Posts Tagged ‘Zabbaleen’

Solar Cities

Monday, October 19, 2009

Since the Egyptian government killed all their pigs, the Zabaleen trash picking community of Cairo have had no use for the organic waste they used to collect as food slops, thus creating a trash crisis for the city at large. NPR reports on a couple of positive developments. One, the Zabaleen neighborhoods now smell better (though other parts of Cairo now stink more) and an organization called Solar Cities has been building bio-gas and solar fueled heaters for the Zabaleen providing hot water to a community that has never had it before and creating a use for some of the organic waste plaguing Cairo.

Listen to the Weekend Edition clip and check out production assistant Kimberly Adamspost on NPR’s blog Soapbox describing her recent trip to Egypt and Solar Cities’ work there.

Go see Garbage Dreams

Monday, August 3, 2009

CORRECTION: In the original post, I incorrectly assumed the Laila in the film was Laila Iskandar Kamel, the award-winning advocate, because I had heard about this famous Laila who worked with the Zabaleen. As it turns out, there are two Laila’s dedicated to this valient cause. This Leila apologizes for the error.

It’s been a trash-packed weekend, kids. After an amazing afternoon at the University of Trash on Saturday, I headed down to the IFC Center today for a noon screening of Garbage Dreams, Egyptian filmmaker Mai Iskander‘s documentary about three young men growing up Zabaleen in Cairo.  New Yorkers, take note, it’s playing through Thursday as part of DocuWeeks 2009. And if you’re in LA, there’s a docuequivalent.  Here’s the trailer for those who missed it the first time we posted it.

The story follows teenagers Adham, Nabil and Osama as well as  Laila, a social worker who runs The Recycling School, a place where young community members learn about everything from safe recycling practices to how to negotiate a fair contract with local residents to collect their trash. I won’t give away the whole plot, but a lot of the conflict centers around the fact that after 100 years of depending on the Zabaleen, the city of Cairo signs contracts with foreign waste hauling companies who threaten the trash pickers’ way of life. It’s an emotionally pulling conflict. My natural instinct is to root for the Zabaleen to win out and remain the city’s trash collection system, but it’s hard to feel good about all that comes along with that profession…life in a garbage slum, generation after generation working harder for less money, dangerous contact with sharp and toxic materials…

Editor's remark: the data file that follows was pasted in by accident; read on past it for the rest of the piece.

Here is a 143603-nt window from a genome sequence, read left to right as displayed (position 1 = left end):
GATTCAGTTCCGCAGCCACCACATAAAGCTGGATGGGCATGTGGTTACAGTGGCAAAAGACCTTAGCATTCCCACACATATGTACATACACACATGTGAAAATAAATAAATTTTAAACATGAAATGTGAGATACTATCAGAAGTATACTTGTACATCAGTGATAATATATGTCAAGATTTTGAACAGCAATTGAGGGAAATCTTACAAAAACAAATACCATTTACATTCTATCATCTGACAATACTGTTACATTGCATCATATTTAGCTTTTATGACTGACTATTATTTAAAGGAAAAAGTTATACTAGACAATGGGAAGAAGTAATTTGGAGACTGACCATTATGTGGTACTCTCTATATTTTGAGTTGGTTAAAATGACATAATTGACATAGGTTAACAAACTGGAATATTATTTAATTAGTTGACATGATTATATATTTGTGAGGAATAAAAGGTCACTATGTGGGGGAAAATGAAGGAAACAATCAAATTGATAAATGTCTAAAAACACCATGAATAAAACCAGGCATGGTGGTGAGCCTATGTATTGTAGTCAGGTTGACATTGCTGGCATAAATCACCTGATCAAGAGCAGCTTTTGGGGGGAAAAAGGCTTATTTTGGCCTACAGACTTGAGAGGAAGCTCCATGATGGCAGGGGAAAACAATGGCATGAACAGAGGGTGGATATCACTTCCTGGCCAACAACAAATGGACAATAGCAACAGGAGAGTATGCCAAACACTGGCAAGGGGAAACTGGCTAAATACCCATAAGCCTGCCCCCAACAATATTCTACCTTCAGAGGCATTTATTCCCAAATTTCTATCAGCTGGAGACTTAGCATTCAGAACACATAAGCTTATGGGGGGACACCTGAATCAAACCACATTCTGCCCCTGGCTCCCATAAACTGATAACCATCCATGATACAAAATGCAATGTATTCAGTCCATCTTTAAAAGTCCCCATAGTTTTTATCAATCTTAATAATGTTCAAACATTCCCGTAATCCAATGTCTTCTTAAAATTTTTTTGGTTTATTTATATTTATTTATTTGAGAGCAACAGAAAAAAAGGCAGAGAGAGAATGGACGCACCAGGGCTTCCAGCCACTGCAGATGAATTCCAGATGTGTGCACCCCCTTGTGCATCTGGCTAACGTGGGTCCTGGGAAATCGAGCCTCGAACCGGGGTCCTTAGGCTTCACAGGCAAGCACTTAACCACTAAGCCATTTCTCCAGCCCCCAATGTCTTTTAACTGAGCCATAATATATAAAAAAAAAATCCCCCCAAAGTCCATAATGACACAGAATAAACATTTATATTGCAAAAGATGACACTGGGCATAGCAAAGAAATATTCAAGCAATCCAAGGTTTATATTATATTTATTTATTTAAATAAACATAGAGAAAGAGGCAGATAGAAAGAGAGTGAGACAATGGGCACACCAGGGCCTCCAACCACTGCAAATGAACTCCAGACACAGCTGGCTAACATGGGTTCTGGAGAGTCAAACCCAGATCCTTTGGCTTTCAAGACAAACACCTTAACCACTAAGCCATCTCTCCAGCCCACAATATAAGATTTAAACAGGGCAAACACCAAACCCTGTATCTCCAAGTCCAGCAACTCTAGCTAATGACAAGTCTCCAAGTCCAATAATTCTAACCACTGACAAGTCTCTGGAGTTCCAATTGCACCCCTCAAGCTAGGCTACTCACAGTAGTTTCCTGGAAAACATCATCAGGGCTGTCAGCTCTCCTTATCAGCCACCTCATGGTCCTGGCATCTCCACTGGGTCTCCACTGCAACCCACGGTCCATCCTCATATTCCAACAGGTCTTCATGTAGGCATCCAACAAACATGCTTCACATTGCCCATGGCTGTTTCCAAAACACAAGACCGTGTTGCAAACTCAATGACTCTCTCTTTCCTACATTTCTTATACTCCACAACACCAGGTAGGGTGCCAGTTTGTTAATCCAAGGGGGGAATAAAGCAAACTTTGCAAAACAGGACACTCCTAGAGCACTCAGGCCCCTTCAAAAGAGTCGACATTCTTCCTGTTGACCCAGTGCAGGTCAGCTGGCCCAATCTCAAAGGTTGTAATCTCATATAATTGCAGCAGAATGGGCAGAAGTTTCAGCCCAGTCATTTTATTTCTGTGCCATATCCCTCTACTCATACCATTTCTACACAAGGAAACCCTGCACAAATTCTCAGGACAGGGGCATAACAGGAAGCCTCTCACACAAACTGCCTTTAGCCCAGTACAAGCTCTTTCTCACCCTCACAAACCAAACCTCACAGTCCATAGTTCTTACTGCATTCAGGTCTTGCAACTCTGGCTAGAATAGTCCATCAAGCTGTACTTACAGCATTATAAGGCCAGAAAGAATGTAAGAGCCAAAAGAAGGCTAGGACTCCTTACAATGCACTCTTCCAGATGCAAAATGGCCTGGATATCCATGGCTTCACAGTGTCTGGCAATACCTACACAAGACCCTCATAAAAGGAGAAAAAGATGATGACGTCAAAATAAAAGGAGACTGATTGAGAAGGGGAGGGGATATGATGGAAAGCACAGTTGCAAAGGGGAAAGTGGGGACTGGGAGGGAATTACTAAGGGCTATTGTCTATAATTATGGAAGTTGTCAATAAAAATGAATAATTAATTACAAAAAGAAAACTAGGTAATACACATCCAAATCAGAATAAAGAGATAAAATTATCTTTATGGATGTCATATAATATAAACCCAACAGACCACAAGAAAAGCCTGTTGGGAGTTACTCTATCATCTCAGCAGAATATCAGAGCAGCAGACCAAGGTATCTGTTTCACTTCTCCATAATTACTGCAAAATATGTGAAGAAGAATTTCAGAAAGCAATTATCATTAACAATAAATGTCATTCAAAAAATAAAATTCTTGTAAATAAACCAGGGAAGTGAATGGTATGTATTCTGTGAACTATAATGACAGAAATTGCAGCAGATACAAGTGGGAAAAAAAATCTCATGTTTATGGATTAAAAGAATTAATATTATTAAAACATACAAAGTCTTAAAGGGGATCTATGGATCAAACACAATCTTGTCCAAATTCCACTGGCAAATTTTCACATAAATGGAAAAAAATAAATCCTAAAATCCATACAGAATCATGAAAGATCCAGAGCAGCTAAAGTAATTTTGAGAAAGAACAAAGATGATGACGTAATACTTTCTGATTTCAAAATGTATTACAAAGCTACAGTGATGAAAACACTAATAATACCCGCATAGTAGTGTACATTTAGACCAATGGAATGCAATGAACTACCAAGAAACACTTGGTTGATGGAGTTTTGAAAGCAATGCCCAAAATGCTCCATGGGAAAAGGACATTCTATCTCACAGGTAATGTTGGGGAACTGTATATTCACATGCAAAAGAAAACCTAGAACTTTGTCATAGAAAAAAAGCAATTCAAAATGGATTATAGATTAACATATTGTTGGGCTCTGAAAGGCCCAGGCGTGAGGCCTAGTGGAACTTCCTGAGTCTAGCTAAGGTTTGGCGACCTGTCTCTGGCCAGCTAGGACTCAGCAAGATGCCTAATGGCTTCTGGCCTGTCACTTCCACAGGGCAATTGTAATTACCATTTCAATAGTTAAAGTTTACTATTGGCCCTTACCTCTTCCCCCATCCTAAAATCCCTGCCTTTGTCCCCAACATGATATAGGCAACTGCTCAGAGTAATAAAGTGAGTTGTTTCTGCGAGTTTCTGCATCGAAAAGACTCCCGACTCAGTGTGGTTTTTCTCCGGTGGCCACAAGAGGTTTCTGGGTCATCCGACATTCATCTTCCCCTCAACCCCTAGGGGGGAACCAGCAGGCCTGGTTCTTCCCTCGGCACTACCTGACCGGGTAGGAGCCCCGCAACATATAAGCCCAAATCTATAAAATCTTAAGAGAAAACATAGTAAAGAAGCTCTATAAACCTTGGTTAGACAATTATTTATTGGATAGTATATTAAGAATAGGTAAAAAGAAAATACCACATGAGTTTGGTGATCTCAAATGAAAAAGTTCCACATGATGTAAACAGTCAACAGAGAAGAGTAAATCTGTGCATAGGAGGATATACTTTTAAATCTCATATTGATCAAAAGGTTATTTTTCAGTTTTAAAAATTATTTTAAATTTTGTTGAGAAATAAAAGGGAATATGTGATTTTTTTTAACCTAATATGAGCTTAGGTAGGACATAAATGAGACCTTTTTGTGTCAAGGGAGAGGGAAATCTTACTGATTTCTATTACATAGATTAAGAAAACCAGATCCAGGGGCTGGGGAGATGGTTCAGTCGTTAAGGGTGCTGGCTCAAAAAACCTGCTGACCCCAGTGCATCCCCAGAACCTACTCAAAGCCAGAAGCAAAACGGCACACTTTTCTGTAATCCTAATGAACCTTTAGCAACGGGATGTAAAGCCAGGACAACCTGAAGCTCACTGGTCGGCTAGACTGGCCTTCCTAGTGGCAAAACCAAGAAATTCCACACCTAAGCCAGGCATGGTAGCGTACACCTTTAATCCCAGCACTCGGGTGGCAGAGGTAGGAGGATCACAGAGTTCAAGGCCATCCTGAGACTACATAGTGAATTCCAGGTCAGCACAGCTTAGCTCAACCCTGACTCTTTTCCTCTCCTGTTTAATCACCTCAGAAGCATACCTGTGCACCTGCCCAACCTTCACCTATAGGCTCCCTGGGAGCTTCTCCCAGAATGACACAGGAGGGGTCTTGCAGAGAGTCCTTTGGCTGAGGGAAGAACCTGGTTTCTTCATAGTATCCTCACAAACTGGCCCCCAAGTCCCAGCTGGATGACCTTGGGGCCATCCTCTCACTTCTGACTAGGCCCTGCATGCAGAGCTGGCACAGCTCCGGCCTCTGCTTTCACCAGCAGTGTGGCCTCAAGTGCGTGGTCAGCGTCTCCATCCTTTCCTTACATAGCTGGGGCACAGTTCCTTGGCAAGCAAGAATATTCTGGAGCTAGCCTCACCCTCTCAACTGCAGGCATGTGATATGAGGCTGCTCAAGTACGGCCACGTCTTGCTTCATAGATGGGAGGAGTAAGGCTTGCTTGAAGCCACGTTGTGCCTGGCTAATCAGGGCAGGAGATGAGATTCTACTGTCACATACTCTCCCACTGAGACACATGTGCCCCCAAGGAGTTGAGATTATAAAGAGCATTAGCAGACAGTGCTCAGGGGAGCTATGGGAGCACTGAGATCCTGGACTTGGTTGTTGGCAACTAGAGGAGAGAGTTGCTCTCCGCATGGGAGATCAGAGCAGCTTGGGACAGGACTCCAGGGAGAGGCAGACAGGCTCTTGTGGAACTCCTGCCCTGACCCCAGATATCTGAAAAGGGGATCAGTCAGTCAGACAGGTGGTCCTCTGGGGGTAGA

You never hear from the Egyptian government in this film. Or from the foreign waste companies. And I was never quite sure who was buying the plastic and metal recycled by the Zabaleen. The film left me curious about many things—not the least of which is the source of the often repeated stat that Cairo recycles 80% of its waste thanks to the Zabaleen. After watching the film, I believe it, but would like to know how it was calculated. Overall, though, the film accomplishes its main objective: to put a human face on a group of invisible people. Check it out and let me know what you think.

P.S. My favorite part is when two of the boys visit Wales to observe recycling in a developed country as part of some government program or something and one says to the other: “Dude, did you see that? That car just slowed down to let someone cross the street!” Spoken like a true Caireen.

A world of shocking odors

Monday, May 25, 2009
Shawn Baldwin for The New York Times

Shawn Baldwin for The New York Times

Great Zabaleen article in the Times accompanied  by a short video and these stellar images by photographer Shawn Baldwin.

It is a world of shocking odors and off-putting sights. But it is their world, the world of the zabaleen, hundreds of thousands of people who have made lives and a community by collecting Cairo’s trash and transforming it into a commodity.

Garbage Dreams

Tuesday, March 24, 2009

Recommended by unconsumption and SXSW.


Wednesday, March 11, 2009

A friend at the UN researching nongovernmental organizations sent me this link today, to The Association for the Protection of the Environment (A.P.E.).

Garbage seperation project

Garbage seperation project

Since 1984 this NGO has worked to organize Egyptian garbage collecting families in and around Cairo. They run a composting center, health programs for mothers and children and a paper recycling program. They also coordinate a series of microfinance activities, helping families make and sell rag rugs, patchwork and recycled stationary. The funds raised go into community projects like new roads, schools, clinics and tree planting. Sadly, the links to buy their goods don’t seem to work or I would pimp them here.

RIP Sister Emanuelle

Sunday, October 26, 2008

From Voice of America:  “Born in Brussels, Sister Emmanuelle lived and worked with a scavenger community in Cairo for more than 20 years. She founded an association that built a school and provided trucks for the Zabbaleen community there, which has become internationally known for its recycling practices.”

Via FP Passport.  Photo ripped from the Washington Post

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